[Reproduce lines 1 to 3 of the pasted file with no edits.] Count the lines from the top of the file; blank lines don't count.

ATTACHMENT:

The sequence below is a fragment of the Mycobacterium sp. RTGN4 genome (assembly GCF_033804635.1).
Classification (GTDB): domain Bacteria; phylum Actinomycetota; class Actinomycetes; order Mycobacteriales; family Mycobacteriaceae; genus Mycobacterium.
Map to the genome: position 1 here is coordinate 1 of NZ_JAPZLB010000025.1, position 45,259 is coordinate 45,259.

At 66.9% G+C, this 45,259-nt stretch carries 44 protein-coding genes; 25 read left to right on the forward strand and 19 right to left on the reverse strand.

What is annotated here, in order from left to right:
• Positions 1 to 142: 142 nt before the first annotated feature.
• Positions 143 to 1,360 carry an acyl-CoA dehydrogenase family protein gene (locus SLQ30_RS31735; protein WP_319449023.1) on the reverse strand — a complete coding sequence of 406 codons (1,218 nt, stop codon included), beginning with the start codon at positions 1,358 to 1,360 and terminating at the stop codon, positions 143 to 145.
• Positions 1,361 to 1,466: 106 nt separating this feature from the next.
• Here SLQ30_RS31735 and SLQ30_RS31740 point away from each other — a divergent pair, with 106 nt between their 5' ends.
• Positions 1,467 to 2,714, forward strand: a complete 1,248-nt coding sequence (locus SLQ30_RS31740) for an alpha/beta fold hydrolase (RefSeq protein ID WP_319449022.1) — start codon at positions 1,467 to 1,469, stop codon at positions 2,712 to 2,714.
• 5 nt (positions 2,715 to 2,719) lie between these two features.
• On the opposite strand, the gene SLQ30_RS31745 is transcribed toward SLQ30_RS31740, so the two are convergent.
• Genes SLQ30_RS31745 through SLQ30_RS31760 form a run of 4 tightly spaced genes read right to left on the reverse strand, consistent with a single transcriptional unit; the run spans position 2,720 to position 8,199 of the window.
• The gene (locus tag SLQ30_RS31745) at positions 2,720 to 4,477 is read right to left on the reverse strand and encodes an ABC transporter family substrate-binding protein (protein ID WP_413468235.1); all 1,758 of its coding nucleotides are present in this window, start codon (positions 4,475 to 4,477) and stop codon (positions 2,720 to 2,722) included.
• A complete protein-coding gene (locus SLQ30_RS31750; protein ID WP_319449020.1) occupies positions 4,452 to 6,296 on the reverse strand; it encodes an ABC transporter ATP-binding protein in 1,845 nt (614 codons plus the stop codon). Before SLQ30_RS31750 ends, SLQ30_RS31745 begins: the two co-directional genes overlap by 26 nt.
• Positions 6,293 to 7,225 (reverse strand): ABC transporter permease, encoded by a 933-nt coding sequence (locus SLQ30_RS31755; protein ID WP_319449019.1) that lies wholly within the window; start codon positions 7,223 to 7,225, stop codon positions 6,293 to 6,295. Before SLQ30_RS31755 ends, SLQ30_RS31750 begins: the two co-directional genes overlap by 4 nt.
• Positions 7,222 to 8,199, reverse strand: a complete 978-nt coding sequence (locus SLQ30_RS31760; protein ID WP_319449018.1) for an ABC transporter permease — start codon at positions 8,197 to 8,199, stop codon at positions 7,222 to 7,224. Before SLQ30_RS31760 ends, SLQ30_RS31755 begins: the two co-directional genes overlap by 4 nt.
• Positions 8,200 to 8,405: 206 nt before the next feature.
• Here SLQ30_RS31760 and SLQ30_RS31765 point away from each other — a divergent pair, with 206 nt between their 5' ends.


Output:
The sequence below is a fragment of the Mycobacterium sp. RTGN4 genome (assembly GCF_033804635.1).
Classification (GTDB): domain Bacteria; phylum Actinomycetota; class Actinomycetes; order Mycobacteriales; family Mycobacteriaceae; genus Mycobacterium.
Map to the genome: position 1 here is coordinate 1 of NZ_JAPZLB010000025.1, position 45,259 is coordinate 45,259.